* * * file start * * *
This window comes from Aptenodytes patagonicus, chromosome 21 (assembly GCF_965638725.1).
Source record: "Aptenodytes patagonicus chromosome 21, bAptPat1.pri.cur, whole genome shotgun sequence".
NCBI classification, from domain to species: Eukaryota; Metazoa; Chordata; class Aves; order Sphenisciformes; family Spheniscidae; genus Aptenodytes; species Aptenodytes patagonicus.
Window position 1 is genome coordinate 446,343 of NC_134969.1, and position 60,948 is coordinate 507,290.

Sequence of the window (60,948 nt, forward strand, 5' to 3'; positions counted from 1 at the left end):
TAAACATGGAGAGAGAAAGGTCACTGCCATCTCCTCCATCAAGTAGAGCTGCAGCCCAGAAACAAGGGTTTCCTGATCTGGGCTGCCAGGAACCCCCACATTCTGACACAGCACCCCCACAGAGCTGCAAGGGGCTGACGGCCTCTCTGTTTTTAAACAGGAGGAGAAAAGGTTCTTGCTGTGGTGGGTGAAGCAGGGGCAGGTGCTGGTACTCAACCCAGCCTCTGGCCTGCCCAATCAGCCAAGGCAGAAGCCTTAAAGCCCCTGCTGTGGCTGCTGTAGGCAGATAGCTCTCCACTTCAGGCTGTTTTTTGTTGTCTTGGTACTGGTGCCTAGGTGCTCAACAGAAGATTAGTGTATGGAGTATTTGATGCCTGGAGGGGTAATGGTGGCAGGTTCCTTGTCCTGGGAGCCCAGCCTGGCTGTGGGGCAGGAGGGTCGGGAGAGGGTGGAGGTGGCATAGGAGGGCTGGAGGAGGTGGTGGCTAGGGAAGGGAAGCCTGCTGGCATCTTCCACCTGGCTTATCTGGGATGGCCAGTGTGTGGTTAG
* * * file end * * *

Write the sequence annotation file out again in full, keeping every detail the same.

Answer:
This window comes from Aptenodytes patagonicus, chromosome 21 (assembly GCF_965638725.1).
Source record: "Aptenodytes patagonicus chromosome 21, bAptPat1.pri.cur, whole genome shotgun sequence".
NCBI classification, from domain to species: Eukaryota; Metazoa; Chordata; class Aves; order Sphenisciformes; family Spheniscidae; genus Aptenodytes; species Aptenodytes patagonicus.
Window position 1 is genome coordinate 446,343 of NC_134969.1, and position 60,948 is coordinate 507,290.

Sequence of the window (60,948 nt, forward strand, 5' to 3'; positions counted from 1 at the left end):
TAAACATGGAGAGAGAAAGGTCACTGCCATCTCCTCCATCAAGTAGAGCTGCAGCCCAGAAACAAGGGTTTCCTGATCTGGGCTGCCAGGAACCCCCACATTCTGACACAGCACCCCCACAGAGCTGCAAGGGGCTGACGGCCTCTCTGTTTTTAAACAGGAGGAGAAAAGGTTCTTGCTGTGGTGGGTGAAGCAGGGGCAGGTGCTGGTACTCAACCCAGCCTCTGGCCTGCCCAATCAGCCAAGGCAGAAGCCTTAAAGCCCCTGCTGTGGCTGCTGTAGGCAGATAGCTCTCCACTTCAGGCTGTTTTTTGTTGTCTTGGTACTGGTGCCTAGGTGCTCAACAGAAGATTAGTGTATGGAGTATTTGATGCCTGGAGGGGTAATGGTGGCAGGTTCCTTGTCCTGGGAGCCCAGCCTGGCTGTGGGGCAGGAGGGTCGGGAGAGGGTGGAGGTGGCATAGGAGGGCTGGAGGAGGTGGTGGCTAGGGAAGGGAAGCCTGCTGGCATCTTCCACCTGGCTTATCTGGGATGGCCAGTGTGTGGTTAG